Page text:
I’m talking about a time-management method called the Pomodoro Technique. First taught in the early 1990s, the technique was developed by an Italian named Francesco Cirillo. Pomodoro is the Italian word for tomato, and it refers to the kitchen timer shaped like a red, round tomato.
How can a kitchen timer help us to deal with interruptions and get more done? Here’s a quick introduction to how the Pomodoro Technique works.
The idea is to choose a single task, then work on your chosen activity for just 25 minutes. Set your ticking pomodoro timer, then sit down to write that report, pay those bills, file those papers, or whatever. After each 25-minute session, take a 5-minute break. After every 4 sessions, take a longer break of 15 to 30 minutes. Use your breaks to move away from your desk, stretch, get some water or a snack, or take a bio-break. (Move your body; reading email does not count as a break.)
One of the reasons we suffer so much from interruption is that in addition to those calls for help that come from family or co-workers, we are our own worst interrupters. Our minds are constantly checking in to see what we might be missing, what else is happening besides what we’re doing, and to check on the passage of minutes. These internal interruptions make it very hard to concentrate on one task even for a short time, much less to reach that easy, immersive flow state.
Why does it help to work with a timer? Setting a kitchen timer allows us to relax into a task. We know that we won’t lose track of time. The timer has got that job covered and will ring out when our time is up. And we are less likely to feel anxious about the size of a task when we know that we’re just going to take it in one 25-minute chunk at a time.
Why does it help to work with a ticking timer?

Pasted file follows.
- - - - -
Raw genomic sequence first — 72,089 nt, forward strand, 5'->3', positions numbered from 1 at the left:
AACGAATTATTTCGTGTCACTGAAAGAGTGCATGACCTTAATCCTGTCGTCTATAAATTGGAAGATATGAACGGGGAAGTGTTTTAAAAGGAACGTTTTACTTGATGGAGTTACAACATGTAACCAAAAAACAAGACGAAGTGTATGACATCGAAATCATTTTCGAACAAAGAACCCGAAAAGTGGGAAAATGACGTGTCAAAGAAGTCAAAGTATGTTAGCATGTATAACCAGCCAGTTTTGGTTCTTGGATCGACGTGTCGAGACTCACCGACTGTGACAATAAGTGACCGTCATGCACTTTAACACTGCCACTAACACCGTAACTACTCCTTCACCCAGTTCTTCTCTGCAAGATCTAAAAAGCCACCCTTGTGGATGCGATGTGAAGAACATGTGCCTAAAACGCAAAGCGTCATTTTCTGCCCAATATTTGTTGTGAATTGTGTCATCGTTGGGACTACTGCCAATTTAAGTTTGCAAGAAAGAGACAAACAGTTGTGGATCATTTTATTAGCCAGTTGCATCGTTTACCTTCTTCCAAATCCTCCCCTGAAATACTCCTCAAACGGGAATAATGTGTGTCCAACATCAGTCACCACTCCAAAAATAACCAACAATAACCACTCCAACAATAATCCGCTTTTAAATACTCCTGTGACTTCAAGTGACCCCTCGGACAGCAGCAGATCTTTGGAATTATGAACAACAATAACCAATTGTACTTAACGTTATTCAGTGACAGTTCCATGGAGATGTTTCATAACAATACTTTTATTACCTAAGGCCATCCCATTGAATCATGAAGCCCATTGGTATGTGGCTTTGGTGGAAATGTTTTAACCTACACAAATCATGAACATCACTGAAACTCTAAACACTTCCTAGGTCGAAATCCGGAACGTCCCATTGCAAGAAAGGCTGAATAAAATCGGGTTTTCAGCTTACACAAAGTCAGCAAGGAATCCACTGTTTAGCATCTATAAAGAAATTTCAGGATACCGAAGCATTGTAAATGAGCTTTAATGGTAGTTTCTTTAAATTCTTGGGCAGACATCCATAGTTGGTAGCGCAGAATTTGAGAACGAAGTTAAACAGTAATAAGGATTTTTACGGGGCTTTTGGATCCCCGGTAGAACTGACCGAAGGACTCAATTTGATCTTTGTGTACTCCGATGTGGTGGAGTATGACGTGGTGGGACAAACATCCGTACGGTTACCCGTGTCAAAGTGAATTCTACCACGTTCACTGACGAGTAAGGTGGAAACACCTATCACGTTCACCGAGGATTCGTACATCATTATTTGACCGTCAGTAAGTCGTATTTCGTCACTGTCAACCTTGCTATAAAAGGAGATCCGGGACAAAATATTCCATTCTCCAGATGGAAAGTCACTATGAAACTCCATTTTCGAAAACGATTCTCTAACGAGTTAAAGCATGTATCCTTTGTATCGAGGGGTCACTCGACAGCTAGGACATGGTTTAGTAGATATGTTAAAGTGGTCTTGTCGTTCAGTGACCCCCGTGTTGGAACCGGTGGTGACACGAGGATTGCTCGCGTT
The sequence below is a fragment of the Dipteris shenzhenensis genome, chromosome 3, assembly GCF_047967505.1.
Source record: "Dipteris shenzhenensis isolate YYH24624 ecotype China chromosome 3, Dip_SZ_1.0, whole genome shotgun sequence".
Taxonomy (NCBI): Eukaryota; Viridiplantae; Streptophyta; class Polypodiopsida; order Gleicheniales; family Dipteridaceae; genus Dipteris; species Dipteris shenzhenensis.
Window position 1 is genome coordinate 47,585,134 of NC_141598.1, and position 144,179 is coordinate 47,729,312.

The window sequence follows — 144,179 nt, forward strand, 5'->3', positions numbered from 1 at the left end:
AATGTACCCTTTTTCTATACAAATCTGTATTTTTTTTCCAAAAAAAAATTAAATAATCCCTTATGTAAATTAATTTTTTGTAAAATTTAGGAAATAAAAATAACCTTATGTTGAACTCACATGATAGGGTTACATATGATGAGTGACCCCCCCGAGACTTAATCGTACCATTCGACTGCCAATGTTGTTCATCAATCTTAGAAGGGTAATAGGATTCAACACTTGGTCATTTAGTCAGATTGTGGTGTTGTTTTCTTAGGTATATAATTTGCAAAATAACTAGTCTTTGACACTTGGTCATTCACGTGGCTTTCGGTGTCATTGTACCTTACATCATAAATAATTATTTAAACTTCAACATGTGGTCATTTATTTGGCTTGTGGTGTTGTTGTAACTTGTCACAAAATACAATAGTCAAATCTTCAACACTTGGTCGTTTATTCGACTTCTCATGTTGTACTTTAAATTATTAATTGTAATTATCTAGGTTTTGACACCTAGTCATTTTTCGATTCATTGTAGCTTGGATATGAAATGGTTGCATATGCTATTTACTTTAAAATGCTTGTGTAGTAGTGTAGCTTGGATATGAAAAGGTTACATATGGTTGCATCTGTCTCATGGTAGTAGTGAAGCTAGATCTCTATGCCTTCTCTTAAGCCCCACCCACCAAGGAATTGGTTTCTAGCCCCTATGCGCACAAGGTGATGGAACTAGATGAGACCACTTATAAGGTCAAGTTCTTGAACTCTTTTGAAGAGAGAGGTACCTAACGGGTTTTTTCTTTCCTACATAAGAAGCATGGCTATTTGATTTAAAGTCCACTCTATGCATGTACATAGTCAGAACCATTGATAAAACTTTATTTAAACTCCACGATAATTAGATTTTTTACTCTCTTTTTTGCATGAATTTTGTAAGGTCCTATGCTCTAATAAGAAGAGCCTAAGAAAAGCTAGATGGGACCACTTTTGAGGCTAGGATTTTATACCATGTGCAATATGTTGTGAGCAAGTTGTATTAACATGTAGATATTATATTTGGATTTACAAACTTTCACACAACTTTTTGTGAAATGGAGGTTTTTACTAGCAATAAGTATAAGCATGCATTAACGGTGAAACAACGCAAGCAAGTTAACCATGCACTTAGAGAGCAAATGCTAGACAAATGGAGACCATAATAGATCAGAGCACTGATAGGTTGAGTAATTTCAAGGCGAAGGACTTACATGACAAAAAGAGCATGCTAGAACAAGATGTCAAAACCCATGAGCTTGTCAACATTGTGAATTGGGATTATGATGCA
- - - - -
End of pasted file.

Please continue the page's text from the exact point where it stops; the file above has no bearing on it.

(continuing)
For years I worked with a silent digital timer. My kitchen timer was maddeningly loud. I found it hard to concentrate. But with no reassuring sound, it could also be hard to believe that the timer was really doing its job. I was sometimes tempted to “check up on the timer” to see how long I had left to work.
If the Pomodoro Technique sounds intriguing to you, you can download the originator’s e-book for free.
And if you’d like to take the Pomodoro Technique with you wherever you go, there are smart phone and notebook apps galore. My favorite is one by Navel Labs, which includes a space to note what you’re working on – an essential tool for those with attention deficits but helpful for those of us who are garden-variety distracted.
(August 13, 2012 update: though this app hasn’t changed its function, it is now called “Wind-up” and looks like an orange rather than a tomato. The developer’s blog explains that Francesco Cirillo’s organization requested that they kindly differentiate themselves from the Pomodoro Technique as it was causing confusion and creating problems for the owners of the Pomodoro Technique ™. Navel Labs respectfully and cheerfully complied. I still love this app and use it regularly. I just wish it still looked like a tomato.)
A softly ticking timer can provide a kind of white noise that helps to filter out distractions. People with attention deficits often find it easier to work with a bit of background noise and activity, which the timer can provide.
And there’s more – much more – to this simple technique. Applying all the features outlined in the e-book provides a way to improve our ability to estimate how long a task will take, overcome procrastination, and soothe anxiety about working on certain tasks. But you don’t have to use the whole program to receive the benefits.
If the only part you use is to work in timed 25-minute increments followed by a short break, you will establish a habit of working at a sustainable pace, without interruption.
One final reminder: choose your task before you start the timer. Focus is essential to the process.
Have you tried the Pomodoro Technique? What was your experience? Leave a comment here.